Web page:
unframed ribbonThe library and reference librarians are also helpful in tracking down local histories and out-of-print books that might provide the serious seeker with leads. Old newspaper stories provide leads on some of the earliest caches. An article from 1909, for example, details a search of bluffs and s
horelines for a money cache dating from the 1700s thought to be buried near present-day Osceola, Wisconsin, after English adventurer William Snow was attacked by French soldiers. The cache was not
recovered.

CLICK HERE to learn more about historic Mississippi River Ribbon Maps.

Native artifacts are abundant along the Mississippi River shores of Wisconsin, Minnesota, and Iowa.Government forts were established in the early 1800s along the entire length of the Upper Mississippi River. Riverboat captains, soldiers, pioneers, adventurers and traders traveling between the forts often carried large sums of gold or silver coins for payroll or trading purposes, as well as supplies.

The Upper Mississippi River valley is rumored to be heavy with the unrecovered treasure caches of river pirates, gypsies and horse thieves. Indian hostility was rampant until the Battle of Bad Axe north of Prairie du Chien ended the Black Hawk War in 1832. Upon attack (whether from Indian, outlaw or river pirate) valuables were hidden to avoid theft. Often, the transporter was killed and there remained no one who knew just where the treasure had been buried. Victims might be left too short-handed to retrieve the valuables, or natural disasters occurred, such as flood, earth slide or memory lapse.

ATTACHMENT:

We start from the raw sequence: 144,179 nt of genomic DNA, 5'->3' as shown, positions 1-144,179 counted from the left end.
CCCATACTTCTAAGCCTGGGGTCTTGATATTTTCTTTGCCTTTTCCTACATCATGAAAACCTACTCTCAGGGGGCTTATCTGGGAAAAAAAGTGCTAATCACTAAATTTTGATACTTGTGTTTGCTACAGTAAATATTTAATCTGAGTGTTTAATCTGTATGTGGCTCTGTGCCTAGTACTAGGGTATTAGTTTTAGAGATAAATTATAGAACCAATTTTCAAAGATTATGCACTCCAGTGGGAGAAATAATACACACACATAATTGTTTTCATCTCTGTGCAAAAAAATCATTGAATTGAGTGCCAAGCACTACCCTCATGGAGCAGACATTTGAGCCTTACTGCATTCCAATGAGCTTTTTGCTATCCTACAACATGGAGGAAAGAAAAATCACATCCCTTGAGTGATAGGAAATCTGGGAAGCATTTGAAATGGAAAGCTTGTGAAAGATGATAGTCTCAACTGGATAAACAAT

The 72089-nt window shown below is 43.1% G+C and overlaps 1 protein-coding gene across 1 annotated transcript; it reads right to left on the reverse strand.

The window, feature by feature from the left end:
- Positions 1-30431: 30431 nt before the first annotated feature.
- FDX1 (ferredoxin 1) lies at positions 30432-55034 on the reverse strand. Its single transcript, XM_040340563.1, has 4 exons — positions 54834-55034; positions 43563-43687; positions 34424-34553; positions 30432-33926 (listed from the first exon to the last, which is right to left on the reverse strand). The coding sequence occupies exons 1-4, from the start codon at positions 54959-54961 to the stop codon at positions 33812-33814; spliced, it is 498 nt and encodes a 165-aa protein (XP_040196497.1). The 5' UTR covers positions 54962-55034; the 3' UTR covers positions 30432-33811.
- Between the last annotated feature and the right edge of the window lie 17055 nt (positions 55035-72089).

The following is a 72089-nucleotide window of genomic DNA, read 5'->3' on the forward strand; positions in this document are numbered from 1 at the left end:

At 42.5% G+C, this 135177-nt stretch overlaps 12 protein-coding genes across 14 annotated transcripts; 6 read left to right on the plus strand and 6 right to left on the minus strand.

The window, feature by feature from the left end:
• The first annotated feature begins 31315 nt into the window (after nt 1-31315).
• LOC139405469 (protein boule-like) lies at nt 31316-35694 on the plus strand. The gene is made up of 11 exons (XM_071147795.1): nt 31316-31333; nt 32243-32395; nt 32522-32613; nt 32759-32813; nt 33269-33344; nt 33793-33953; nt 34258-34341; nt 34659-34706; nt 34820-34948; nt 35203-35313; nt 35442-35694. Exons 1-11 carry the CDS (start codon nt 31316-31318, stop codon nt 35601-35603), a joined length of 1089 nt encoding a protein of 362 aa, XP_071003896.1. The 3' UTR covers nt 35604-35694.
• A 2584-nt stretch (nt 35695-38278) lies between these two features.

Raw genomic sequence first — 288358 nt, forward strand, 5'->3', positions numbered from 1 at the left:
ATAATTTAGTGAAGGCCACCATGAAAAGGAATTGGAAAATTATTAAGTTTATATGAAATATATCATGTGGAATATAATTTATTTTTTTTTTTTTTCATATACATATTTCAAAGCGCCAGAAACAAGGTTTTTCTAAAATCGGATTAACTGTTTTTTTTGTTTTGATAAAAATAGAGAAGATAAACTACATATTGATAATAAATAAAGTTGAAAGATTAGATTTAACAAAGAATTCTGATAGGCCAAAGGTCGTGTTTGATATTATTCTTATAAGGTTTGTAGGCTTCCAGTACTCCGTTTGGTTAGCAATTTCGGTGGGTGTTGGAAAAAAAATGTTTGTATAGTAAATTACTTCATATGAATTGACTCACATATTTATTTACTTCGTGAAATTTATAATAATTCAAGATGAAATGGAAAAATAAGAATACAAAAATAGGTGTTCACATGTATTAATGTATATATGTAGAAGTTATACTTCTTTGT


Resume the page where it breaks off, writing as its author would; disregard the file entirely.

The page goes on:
According to the United States Treasure Atlas, rumors persist that $80,000 was buried in 1832 “on the highest bluff across from Fort Crawford at Prairie du Chien, Wisconsin, in four piles of $20,000 each” during an Indian attack. The soldiers who buried the treasure were ambushed before returning. The treasure was never recovered.

Treasure hunting along the MN, IA, WI shores.

Buried money, jewelry and other treasures are likely to be found wherever people lived; banks were often far away and distrusted. An old home foundation might conceal a “private” bank in the floorboards, or savings might be stashed in a nearby fence posthole or a tin can beside the silo. Dollar bills have been sewn into and under carpets, into linen, drapery, stuffed behind wall-boards and under floorboards and in false air ducts.

Steamboat Map of Illinois 1841The steamboat era has left many relics along the Wisconsin and Illinois shores of the Mississippi River. The great wooden boats that changed the course of commercial history along the Mississippi had a life expectancy of only five years and usually met with an untimely end in sudden fires or sinkings.

CLICK HERE to study the 1849 STEAMBOAT MAP of ILLINOIS with Steamboat stops, proposed Canals, and Roads.